Welcome to Just Two Things, which I try to publish daily, five days a week. Some links may also appear on my blog from time to time. Links to the main articles are in cross-heads as well as the story.
No tiny car is longer than 1.5 meters, and their speed tops out at between 40 and 56 kilometers an hour. They’re for the short trips of daily life, not for traveling from one side of the city to another.
The market for tiny cars has grown up in the shadow of China’s large official electric vehicles sector, which is subsidised by the government and accounts for around half of global EV sales.
In contrast, the tiny cars market, which started to develop in the early 2010s, is not subsidised but is twice as large as that for the formal vehicles. They cost between $600 and $2500 and owners can charge them in the same way as they do their mobile phone. One core market is older people.
The vehicles exist in a grey space, as lightweight vehicles often do. They are not licensed, and can’t be insured in many parts of the country. They’re not advertised on television, but on one of China’s short-video sites. Sales are banned in some places, such as Beijing. Police sometimes confiscate them when they stop them.
The article looks at the whole phenomenon, talking to sellers, designers, people using tiny cars to run a taxi service. Tiny cars are plugged into a ‘last mile’ local economy. As it points out, there are parallels with the tiny combustion engined vehicles that appeared in post World War II Europe. And because the market is large, it is becoming more structured. Production started out in workshops, but has now spread into China’s agile and modular factory production systems.
One fear is that they might be banned by the authorities, but this seems unlikely since they are widely spread, especially in parts of the country that are less visible to outsiders:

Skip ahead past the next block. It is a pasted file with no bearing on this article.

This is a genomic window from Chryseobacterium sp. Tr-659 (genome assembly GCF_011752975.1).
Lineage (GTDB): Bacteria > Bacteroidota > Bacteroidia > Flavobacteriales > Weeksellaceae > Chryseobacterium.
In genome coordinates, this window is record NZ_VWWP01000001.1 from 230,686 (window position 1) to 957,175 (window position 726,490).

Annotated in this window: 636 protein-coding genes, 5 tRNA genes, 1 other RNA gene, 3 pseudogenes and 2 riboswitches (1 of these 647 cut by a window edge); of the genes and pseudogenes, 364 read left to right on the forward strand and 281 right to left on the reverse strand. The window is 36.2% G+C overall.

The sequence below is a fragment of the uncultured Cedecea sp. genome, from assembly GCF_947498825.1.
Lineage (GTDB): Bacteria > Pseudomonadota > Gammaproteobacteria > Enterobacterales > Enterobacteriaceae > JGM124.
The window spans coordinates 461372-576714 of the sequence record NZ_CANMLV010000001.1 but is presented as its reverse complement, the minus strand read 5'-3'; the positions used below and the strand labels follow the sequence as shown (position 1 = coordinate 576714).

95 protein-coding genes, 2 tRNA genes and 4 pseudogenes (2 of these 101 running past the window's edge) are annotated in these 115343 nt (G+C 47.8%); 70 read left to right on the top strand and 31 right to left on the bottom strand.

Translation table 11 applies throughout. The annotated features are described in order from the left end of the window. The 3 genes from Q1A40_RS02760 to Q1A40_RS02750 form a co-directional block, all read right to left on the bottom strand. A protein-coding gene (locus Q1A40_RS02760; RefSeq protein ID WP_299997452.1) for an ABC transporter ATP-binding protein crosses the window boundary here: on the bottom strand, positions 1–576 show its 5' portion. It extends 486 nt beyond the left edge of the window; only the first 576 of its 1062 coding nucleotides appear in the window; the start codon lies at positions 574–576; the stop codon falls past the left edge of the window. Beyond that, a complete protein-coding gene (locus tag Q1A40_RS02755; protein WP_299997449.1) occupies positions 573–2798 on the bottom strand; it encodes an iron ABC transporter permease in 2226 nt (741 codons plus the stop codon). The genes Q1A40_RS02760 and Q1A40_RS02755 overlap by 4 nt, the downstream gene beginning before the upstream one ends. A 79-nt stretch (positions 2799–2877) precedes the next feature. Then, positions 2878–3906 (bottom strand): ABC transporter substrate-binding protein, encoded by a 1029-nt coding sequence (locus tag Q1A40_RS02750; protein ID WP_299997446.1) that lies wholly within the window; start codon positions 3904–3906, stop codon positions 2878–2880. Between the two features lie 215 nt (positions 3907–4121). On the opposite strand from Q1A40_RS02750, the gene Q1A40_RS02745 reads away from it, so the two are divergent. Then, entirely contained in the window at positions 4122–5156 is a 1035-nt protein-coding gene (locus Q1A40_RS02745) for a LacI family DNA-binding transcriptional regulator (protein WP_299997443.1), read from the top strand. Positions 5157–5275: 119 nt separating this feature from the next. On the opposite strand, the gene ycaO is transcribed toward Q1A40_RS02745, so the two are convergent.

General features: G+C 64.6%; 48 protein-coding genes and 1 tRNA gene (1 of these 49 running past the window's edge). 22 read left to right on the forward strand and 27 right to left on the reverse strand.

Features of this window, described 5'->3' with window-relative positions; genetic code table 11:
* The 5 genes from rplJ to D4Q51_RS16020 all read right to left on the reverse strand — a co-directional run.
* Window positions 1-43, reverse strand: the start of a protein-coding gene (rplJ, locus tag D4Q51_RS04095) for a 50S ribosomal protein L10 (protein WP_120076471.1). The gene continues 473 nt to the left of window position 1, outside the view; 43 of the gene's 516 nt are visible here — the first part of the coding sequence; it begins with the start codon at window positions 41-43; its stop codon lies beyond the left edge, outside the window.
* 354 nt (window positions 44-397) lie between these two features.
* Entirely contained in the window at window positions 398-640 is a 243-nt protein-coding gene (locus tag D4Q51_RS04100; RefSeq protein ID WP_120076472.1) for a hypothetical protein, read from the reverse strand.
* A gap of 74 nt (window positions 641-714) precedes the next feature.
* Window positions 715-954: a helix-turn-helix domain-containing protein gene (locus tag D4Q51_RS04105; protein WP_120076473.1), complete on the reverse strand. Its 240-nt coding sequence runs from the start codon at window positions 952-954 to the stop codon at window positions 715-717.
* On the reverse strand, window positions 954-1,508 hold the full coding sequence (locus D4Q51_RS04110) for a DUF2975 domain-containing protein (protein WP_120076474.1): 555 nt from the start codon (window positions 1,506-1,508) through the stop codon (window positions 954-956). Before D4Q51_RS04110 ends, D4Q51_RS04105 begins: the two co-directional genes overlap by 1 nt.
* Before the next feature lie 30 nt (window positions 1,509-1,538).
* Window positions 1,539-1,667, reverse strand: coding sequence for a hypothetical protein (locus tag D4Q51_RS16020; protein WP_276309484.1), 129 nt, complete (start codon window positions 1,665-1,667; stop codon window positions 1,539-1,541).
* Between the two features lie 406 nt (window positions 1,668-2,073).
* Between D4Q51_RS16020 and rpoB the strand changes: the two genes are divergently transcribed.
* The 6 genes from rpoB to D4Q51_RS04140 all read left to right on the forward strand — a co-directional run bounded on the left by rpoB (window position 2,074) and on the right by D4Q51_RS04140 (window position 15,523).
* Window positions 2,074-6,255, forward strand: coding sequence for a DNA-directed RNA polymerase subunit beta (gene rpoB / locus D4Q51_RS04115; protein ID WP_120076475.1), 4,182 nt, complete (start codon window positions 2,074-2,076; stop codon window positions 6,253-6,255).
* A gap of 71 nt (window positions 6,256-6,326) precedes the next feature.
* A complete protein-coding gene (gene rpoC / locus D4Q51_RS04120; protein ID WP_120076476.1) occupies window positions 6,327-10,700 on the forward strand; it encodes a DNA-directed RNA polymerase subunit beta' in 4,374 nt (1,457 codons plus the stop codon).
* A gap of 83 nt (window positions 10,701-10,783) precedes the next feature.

Wang Jun, who designs tiny cars, has never been worried. “Just because they’re in a gray area, it doesn’t mean the government ignores them,” he says. They’re already everywhere in the third- and fourth-tier cities of Jiangxi, Wang’s home province. While there aren’t national standards yet, some local governments are attempting to regulate them within their jurisdictions. … [H]e believes that the government won’t want to undermine the industry, as, in his view, it tacitly approves of its existence.
It’s not clear if banning them would work, and only partly because of the size of the market:
Additionally, the tiny-car economy is now so big that any enforced ban on driving one would face formidable opposition. “You have to understand they are very scary,” Shenzhen Open Innovation Lab Executive Director David Li says, referring to the grandpas and grandmas who make up the tiny car’s target market... “They’re Mao’s Red Guards. Do you think they care about officials cracking down on them when they’re in their 70s?”.
Design of the vehicles takes six months, and a new model can ve in production in a year. As costs fall so designs get more sophisticated. Some local governments are encouraging the sector as a source of growth. Bigger players are coming into the market. The Hongguang Mini, a tiny car with a starting price of $4,500, was launged last summer by SAIC, Wuling, and General Motors and has been outselling the Tesla Model 3 in China by a factor of 3 to 2.
Indeed David Li, quoted above, throws some shade at Tesla:
“Tesla is a small niche player,” says Li. “What Elon Musk did was redefine electric vehicles on macho, Silicon Valley– programmer terms.”